By S.Vishnhu Saaye
Chennai: Rigid societal roles that stereotype women as teetoallers leads to forms of moral policing of women drinkers, a trend noticed in Chennai. It is considered to go against the Tamil traditions for a woman to be drinking alcohol, say locals.
Senthil Ramesh, a server at the CAT bar, located in a shady corner at the end of a street at the Indranagar-Adyar junction said that women were not allowed into the Tamil Nadu State Marketing Corporation (TASMAC) shops and adjoining bars as a rule. “It is against the Tamil culture for a woman to be drinking. There can be nothing more shameful for the woman than being seen with so many men consuming alcohol,” he says smugly.
It does not stop with servers shaped by patriarchal notions as unruly customers add to the woes of women drinkers, says Murugesan, a server at the A.M.Hi Tech, an air-conditioned bar near the Tiruvanmiyur signal.
“We have three sections in the bar, and there are not many problems when the women are sitting inside the air-conditioned section. However, the people start hooting and whistling once they see these women coming out to have a smoke,” he says.
Santosh Kumar, another waiter at the TASMAC and adjoining A.M.Hi Tech garden restaurant in Tiruvanmiyur, says that the customers who frequent these place are uncomfortable with women drinkers and have complained to the management.
“They feel that the culture of their locality and city is being contaminated as it could spark a trend,” he says, before adding that the management sides with them to maintain their patronage. “The management has asked the women not to come here and also told the men accompanying them to take them to safer places,” he adds.
There are a handful of pubs where women are not policed strictly, but these are generally expensive places that levy various taxes and cost at least 50 per cent more than the Maximum Retail Price.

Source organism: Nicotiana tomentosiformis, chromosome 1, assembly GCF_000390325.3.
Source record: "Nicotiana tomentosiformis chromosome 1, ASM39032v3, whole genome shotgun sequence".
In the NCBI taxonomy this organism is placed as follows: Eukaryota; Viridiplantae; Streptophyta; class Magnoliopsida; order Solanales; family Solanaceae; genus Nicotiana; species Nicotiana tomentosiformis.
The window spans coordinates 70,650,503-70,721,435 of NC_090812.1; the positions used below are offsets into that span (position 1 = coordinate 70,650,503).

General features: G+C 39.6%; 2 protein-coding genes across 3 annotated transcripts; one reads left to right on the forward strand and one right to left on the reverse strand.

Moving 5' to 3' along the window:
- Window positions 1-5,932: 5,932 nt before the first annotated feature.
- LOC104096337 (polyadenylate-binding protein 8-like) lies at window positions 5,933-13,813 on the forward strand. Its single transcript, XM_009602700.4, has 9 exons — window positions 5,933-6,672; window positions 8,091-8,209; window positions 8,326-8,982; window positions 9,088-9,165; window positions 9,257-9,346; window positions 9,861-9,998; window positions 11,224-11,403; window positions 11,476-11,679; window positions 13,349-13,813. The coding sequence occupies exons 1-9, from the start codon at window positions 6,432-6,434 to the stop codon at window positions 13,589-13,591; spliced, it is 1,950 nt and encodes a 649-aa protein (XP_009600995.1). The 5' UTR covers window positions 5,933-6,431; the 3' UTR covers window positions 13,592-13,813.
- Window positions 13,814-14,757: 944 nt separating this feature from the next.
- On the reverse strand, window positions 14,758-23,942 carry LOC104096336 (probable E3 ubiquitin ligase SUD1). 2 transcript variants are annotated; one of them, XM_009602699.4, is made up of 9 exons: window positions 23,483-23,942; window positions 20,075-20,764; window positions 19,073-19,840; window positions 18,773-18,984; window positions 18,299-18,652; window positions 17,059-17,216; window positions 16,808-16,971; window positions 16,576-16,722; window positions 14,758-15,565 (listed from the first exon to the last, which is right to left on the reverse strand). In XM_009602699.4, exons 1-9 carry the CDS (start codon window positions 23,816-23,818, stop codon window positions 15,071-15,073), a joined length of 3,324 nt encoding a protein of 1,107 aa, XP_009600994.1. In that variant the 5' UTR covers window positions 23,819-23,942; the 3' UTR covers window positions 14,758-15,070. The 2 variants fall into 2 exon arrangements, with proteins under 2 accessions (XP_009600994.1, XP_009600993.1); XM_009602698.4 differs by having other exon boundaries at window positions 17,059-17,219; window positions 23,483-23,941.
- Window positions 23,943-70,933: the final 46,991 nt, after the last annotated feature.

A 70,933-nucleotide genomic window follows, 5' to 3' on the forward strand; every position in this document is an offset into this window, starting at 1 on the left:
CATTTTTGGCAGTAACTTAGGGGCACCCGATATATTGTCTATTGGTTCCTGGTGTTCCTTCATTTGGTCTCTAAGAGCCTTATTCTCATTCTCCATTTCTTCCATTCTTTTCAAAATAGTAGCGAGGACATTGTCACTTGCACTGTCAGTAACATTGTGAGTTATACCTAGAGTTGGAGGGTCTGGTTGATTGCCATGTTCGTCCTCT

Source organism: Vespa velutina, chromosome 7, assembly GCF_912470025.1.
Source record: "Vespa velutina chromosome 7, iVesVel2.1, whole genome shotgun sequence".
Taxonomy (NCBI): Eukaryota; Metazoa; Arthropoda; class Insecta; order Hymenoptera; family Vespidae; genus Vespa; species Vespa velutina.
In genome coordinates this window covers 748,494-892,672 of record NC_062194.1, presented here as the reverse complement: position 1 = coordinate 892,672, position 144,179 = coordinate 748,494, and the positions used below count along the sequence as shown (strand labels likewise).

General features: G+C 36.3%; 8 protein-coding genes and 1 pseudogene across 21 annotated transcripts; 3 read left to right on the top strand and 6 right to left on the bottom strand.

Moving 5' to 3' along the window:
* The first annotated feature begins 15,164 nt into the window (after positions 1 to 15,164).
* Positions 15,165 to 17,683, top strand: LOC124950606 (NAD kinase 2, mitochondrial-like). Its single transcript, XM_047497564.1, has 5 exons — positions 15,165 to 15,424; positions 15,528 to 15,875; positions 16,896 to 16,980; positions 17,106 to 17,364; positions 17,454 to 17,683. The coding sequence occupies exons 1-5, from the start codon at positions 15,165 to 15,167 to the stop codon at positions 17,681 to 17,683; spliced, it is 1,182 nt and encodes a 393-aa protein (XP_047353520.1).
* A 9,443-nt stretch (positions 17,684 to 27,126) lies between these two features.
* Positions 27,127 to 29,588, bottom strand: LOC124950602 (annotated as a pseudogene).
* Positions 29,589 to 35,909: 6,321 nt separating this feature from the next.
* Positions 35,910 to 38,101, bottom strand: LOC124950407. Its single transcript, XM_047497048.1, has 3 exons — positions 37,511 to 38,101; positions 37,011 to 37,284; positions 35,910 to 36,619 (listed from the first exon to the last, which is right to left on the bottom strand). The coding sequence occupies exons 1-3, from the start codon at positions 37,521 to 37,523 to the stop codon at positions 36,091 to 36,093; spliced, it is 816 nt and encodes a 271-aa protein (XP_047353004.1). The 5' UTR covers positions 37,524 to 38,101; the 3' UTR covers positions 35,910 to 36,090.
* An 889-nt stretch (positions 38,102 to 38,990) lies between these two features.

“It is a horrible experience to be hooted and whistled at, but I still feel that women must be able to drink wherever they want. It costs a fortune everytime we have to go to a costly place to drink,” says Rashi(name changed), a post-graduate student from Chennai.
Such bias in Chennai, one of the biggest cosmopolitan cities in India goes against freedom of choice, a necessary facet of gender equality in a democracy. Bangalore, a city not more than five hours away by bus from Chennai, portrays a contrasting scene where there are few discriminations. They actually thrive on various women-based events such women’s beer chugging competition and providing free alcohol for ladies on selected days of the week which helps them generate more revenue.
Oshin Gupta, Associate Producer at MV Productions in Bangalore says that Bangalore has a huge pub culture which makes it easier for the society to accept women drinkers. “I frequent pubs as much as my male colleagues do, and when women turn out in huge numbers it becomes hard to discriminate against which leads to stereotypes being broken,” she says.
Shailendar Singh, a manager at the Extremez bar and pub, Bannerghatta Road in Bangalore, says that a mixed social group of men and women is more acceptable in Bangalore as people are open to new experiences such as interacting with strangers who share interests and making new friends, supervised by their peer group.
“The colleges in Chennai do not let the boys and girls interact freely and thus create a stigma or taboo for them to be friends while Bangalore has a more open culture. It is time Chennai learnt from us,” he says.